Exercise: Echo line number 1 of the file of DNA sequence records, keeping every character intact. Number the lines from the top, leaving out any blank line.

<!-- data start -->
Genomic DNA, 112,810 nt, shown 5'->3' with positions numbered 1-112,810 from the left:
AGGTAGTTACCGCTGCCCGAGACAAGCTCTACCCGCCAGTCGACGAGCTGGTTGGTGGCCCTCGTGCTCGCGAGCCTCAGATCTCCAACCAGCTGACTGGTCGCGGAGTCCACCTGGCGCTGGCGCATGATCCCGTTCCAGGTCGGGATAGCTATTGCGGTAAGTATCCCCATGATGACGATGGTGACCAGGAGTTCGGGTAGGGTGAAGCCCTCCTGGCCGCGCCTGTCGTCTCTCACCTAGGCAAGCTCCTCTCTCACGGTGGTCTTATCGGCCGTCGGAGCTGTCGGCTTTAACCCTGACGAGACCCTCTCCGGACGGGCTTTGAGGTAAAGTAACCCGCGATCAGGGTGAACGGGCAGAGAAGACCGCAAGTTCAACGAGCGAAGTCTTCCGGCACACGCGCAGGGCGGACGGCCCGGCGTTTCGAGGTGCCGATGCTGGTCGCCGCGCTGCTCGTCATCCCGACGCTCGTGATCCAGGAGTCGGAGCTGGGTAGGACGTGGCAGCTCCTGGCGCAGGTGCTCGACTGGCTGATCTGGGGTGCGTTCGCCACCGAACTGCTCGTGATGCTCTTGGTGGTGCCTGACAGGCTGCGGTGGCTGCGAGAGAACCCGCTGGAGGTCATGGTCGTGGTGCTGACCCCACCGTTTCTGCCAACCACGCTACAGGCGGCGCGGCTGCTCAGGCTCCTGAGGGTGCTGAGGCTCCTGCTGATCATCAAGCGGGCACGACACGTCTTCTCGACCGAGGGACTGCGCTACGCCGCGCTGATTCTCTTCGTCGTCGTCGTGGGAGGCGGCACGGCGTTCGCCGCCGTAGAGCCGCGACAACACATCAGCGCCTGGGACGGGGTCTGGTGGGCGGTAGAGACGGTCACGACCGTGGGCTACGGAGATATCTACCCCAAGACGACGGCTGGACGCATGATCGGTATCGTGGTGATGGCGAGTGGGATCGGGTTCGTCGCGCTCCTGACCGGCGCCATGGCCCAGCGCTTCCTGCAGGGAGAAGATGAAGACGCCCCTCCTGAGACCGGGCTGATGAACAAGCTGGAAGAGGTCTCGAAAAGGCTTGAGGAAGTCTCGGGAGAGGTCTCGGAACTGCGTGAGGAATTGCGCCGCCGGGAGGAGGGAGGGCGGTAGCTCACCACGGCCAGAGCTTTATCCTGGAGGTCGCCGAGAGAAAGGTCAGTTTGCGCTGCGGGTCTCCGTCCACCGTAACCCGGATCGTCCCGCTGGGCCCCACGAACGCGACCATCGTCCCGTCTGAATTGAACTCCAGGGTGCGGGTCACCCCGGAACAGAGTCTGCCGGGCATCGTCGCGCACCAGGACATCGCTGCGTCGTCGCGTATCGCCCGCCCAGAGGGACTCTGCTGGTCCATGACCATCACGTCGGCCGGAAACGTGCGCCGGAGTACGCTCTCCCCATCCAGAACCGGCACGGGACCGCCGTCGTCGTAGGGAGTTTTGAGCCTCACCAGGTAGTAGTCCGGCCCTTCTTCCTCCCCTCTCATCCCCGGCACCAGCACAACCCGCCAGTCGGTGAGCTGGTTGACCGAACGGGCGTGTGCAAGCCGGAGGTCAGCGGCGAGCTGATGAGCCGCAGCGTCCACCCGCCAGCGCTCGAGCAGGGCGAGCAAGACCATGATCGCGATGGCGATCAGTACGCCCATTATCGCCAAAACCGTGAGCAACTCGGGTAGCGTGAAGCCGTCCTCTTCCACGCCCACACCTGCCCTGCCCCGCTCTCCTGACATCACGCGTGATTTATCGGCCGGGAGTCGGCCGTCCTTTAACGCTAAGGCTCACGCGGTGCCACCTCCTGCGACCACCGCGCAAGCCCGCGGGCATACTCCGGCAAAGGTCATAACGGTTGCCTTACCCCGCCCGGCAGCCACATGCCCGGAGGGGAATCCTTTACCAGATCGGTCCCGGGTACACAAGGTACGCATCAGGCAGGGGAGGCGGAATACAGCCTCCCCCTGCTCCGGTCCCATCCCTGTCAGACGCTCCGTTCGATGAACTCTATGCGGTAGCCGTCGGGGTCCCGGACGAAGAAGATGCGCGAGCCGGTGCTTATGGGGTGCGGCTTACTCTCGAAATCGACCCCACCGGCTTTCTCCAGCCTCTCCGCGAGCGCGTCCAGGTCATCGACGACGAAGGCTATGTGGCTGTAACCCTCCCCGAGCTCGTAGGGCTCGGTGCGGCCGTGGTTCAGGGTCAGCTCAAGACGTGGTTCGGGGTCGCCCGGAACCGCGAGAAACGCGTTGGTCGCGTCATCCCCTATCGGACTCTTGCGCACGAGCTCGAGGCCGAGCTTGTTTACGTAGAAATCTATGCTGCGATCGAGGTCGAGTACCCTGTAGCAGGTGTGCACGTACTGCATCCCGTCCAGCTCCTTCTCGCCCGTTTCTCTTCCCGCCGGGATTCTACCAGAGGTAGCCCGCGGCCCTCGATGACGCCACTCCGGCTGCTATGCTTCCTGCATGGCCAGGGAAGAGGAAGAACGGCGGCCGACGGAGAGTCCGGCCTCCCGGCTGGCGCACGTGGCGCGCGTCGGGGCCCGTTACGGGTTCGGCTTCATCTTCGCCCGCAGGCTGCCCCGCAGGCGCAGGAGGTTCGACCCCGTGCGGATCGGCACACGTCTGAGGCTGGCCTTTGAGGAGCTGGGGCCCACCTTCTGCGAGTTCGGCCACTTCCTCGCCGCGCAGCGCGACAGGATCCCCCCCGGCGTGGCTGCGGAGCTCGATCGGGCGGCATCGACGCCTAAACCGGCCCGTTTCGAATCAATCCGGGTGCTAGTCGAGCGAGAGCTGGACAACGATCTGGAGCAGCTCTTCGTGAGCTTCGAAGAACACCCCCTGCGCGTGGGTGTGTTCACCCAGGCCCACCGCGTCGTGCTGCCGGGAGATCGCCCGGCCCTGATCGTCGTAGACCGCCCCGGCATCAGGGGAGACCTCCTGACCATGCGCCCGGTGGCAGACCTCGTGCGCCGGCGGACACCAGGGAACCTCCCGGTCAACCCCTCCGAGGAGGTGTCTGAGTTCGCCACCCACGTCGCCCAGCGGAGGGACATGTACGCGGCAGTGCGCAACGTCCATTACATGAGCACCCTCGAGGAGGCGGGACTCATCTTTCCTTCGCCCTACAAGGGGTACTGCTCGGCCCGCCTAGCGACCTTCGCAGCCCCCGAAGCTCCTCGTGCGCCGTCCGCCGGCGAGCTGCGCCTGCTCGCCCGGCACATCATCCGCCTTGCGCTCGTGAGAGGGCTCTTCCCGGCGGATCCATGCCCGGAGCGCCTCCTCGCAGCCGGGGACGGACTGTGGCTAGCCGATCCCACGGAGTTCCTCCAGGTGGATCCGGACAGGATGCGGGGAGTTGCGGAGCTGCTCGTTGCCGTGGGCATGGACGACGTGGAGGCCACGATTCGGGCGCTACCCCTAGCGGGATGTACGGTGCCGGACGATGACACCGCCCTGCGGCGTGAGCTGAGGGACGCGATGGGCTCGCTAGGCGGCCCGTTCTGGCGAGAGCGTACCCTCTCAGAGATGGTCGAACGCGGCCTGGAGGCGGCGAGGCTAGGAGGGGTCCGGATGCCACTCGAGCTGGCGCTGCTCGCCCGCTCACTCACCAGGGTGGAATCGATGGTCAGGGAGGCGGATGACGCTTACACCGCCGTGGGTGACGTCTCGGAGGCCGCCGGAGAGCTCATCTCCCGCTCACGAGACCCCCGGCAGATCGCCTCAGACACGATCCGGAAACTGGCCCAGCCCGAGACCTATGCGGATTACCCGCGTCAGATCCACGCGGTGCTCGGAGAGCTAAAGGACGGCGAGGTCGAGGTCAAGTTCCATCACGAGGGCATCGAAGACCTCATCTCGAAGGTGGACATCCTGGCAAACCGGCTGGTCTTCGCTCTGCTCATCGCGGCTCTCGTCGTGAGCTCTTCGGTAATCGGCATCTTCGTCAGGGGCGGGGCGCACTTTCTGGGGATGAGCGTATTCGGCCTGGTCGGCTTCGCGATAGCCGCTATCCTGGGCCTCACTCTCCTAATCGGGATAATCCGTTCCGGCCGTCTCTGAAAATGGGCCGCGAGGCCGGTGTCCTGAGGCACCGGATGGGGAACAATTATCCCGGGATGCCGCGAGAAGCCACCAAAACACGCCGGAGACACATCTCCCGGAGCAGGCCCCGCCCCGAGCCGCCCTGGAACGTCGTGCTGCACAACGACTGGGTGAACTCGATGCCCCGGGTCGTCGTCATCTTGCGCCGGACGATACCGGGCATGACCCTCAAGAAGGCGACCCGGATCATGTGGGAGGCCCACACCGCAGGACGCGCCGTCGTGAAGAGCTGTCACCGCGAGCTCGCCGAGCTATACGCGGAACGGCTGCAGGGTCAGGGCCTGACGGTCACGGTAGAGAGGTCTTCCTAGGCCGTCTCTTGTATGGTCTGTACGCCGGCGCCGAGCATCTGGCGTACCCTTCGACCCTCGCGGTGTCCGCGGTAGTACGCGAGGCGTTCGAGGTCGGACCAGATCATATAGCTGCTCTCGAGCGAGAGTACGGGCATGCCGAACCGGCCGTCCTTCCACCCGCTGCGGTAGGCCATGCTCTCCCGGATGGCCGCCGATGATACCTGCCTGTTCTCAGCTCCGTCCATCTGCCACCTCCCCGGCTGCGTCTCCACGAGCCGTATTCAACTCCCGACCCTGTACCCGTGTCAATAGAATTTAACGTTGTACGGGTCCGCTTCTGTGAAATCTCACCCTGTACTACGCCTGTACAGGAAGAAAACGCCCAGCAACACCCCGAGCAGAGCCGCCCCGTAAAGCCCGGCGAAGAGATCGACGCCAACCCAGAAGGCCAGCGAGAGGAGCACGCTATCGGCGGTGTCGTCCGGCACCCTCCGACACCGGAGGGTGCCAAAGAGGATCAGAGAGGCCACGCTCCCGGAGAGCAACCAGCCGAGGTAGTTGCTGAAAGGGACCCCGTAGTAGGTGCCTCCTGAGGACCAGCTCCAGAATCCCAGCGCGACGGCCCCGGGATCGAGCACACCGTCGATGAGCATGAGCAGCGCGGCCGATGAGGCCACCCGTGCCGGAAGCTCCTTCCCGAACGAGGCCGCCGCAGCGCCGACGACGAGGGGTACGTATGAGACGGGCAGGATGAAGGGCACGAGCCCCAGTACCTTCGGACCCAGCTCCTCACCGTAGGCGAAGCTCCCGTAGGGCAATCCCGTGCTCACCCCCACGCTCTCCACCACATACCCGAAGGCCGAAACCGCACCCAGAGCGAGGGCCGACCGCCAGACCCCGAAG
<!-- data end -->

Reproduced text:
Genomic DNA, 112,810 nt, shown 5'->3' with positions numbered 1-112,810 from the left: